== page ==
• Tells all the other areas "to get to this Router-ID(ASBR) go through Me(ABR)!"

LSA Type-5: External LSA's

  • Originated by an ASBR
  • Flooded through out the OSPF domain, except into stubby areas
  • Contains the Network prefix and subnet-mask for the external network

LSA Type-7: NSSA External LSA's

  • Originated by ASBR
  • Exist only in a Not-So-Stubby Area (NSSA)
  • Are NOT flooded outside the area they were originated

Area Types

Backbone Area

  • Area 0
  • Act's as the HUB for all other areas
  • Accepts all LSA Types

Normal Area

  • All non-stub areas
  • Allows LSA's Type: 1, 2, 3, 4, 5 & External Default

Stub Area

  • Allows LSA Types: 1, 2, 3 & Summary Default Route ( No External Type-5's )

Totally Stubby Area

  • Allows LSA Types: 1, 2 & Summary Default Route

Not-So-Stubby Area (NSSA)

  • Allows LSA Types: 1, 2, 3, 7 ( No External Type-5's )
  • NSSA's allow redistributing into an area but still maintain it's 'stub area' properties (not allowing External Type-5's)
  • Redistributed routes are converted to Type-7 LSA's and advertised throughout the area by the ASBR
  • The ABR converts Type-7 LSA's into Type-5's before advertising them into the backbone area.
  • LSA Type-7's are only flooded within the area they originate

Totally Not-So-Stubby Area (NSSA)

  • Allows LSA Types: 1, 2, 7 & Summary Default Route ( No External Type-5's )
  • NO LSA Type-3's


Route Types

  • O = Intra-area Route
  • O IA = Inter-area Route (Generated by Type-3 LSA's)
  • E1 = External Metric Type-1 (Generated by Type-5 LSA's)
  • E2 = External Metric Type-2 (Generated by Type-5 LSA's)
  • N1 = NSSA Metric Type-1
  • N2 = NSSA Metric Type-2


Saturday, July 7, 2018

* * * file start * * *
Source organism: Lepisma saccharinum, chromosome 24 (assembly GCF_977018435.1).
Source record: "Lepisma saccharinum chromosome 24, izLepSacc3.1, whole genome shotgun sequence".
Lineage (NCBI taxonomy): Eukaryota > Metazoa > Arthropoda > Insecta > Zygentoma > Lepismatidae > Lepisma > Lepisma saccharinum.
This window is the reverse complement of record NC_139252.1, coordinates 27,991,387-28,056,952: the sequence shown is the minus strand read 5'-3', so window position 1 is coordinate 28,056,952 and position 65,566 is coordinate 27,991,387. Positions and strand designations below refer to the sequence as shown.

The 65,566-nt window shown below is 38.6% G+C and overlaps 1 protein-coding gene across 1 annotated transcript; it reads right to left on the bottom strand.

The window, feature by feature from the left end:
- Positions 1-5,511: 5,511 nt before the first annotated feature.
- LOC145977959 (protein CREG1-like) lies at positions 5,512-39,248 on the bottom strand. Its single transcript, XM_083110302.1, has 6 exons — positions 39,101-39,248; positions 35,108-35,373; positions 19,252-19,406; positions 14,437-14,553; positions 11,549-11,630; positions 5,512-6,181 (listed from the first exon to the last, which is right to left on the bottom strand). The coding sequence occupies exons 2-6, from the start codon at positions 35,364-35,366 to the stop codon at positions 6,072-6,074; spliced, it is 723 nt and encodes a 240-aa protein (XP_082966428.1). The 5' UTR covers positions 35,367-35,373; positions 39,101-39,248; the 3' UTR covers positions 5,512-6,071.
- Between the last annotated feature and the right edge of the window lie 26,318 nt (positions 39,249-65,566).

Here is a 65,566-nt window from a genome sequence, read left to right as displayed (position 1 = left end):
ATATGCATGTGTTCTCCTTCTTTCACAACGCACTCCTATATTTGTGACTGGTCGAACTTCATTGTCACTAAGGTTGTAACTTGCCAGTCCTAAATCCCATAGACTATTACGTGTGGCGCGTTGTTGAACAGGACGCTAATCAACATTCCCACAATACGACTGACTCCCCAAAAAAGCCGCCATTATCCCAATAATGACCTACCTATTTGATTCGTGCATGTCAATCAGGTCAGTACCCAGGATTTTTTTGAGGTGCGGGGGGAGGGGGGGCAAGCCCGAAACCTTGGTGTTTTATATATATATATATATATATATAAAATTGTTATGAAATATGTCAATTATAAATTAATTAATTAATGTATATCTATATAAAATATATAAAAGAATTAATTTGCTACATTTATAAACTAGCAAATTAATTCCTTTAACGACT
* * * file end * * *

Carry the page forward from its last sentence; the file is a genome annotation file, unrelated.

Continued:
#100DaysOfLabbing - Day 5

Day 5 I fought environment issues for more time than I was labbing. It was frustrating and looking back not the best way to spend my time.

A lab that worked on Wednesday, didn't work on Thursday, or on Friday but worked on another platform.

I started working on DMVPN with OSPF as the Routing protocol, and that too didn't work in one platform but did work on another.

The Video:

Day 5

Friday, July 6, 2018

#100DaysOfLabbing - Day 4

Day 4 was rough. My plan was to breeze through the same lab I did yesterday so I could really solidify it, but the universe had other plans.

I hit the ground running with IPv4 DMVPN but fell on my face for IPv6. I spent 30 minutes configuring verifying and working the different phases of IPv4 DMVPN and spent 2.5 hours trouble shooting IPv6. :face_palm: I cannot waste time like that. This was a learning experience but I'll never get that time back.

Also this blogsite was broken and I had to fix it.

I found this resource today:
https://www.cisco.com/c/en/us/td/docs/ios-xml/ios/iproute_eigrp/configuration/xe-3s/ire-xe-3s-book/eigrp-route-map.html

The Video:

Day 4


Wednesday, July 4, 2018

#100DaysOfLabbing - Day 3

Dual Stack - Multi Hub - DMVPN

tl;dr - After failure, success tastes so much sweeter.